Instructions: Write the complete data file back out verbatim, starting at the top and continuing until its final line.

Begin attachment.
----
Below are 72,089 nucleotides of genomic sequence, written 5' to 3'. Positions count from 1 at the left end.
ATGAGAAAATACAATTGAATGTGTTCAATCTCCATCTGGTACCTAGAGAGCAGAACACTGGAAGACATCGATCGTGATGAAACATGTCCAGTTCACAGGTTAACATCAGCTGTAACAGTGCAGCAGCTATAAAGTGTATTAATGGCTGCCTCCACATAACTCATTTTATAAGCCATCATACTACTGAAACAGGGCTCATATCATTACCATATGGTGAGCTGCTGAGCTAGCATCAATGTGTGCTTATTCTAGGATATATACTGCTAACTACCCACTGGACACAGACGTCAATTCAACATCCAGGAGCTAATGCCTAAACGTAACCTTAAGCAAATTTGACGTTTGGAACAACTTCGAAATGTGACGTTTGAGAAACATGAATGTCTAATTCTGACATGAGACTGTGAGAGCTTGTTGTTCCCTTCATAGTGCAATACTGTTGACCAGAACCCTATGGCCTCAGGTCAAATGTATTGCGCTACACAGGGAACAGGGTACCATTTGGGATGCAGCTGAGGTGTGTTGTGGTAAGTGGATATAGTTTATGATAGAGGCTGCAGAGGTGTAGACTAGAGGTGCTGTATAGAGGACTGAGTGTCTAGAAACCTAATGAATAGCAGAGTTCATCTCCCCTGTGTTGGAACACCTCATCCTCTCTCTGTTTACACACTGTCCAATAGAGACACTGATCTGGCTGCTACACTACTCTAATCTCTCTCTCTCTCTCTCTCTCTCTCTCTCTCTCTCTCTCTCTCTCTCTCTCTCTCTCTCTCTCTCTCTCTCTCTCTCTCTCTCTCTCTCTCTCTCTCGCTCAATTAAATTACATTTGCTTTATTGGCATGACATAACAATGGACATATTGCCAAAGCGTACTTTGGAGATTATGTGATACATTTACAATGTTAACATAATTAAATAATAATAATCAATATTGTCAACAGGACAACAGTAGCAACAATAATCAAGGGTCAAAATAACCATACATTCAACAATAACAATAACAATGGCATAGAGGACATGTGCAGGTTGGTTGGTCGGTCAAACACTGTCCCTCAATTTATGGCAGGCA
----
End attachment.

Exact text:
Below are 72,089 nucleotides of genomic sequence, written 5' to 3'. Positions count from 1 at the left end.
ATGAGAAAATACAATTGAATGTGTTCAATCTCCATCTGGTACCTAGAGAGCAGAACACTGGAAGACATCGATCGTGATGAAACATGTCCAGTTCACAGGTTAACATCAGCTGTAACAGTGCAGCAGCTATAAAGTGTATTAATGGCTGCCTCCACATAACTCATTTTATAAGCCATCATACTACTGAAACAGGGCTCATATCATTACCATATGGTGAGCTGCTGAGCTAGCATCAATGTGTGCTTATTCTAGGATATATACTGCTAACTACCCACTGGACACAGACGTCAATTCAACATCCAGGAGCTAATGCCTAAACGTAACCTTAAGCAAATTTGACGTTTGGAACAACTTCGAAATGTGACGTTTGAGAAACATGAATGTCTAATTCTGACATGAGACTGTGAGAGCTTGTTGTTCCCTTCATAGTGCAATACTGTTGACCAGAACCCTATGGCCTCAGGTCAAATGTATTGCGCTACACAGGGAACAGGGTACCATTTGGGATGCAGCTGAGGTGTGTTGTGGTAAGTGGATATAGTTTATGATAGAGGCTGCAGAGGTGTAGACTAGAGGTGCTGTATAGAGGACTGAGTGTCTAGAAACCTAATGAATAGCAGAGTTCATCTCCCCTGTGTTGGAACACCTCATCCTCTCTCTGTTTACACACTGTCCAATAGAGACACTGATCTGGCTGCTACACTACTCTAATCTCTCTCTCTCTCTCTCTCTCTCTCTCTCTCTCTCTCTCTCTCTCTCTCTCTCTCTCTCTCTCTCTCTCTCTCTCTCTCTCTCTCTCTCTCTCTCTCGCTCAATTAAATTACATTTGCTTTATTGGCATGACATAACAATGGACATATTGCCAAAGCGTACTTTGGAGATTATGTGATACATTTACAATGTTAACATAATTAAATAATAATAATCAATATTGTCAACAGGACAACAGTAGCAACAATAATCAAGGGTCAAAATAACCATACATTCAACAATAACAATAACAATGGCATAGAGGACATGTGCAGGTTGGTTGGTCGGTCAAACACTGTCCCTCAATTTATGGCAGGCA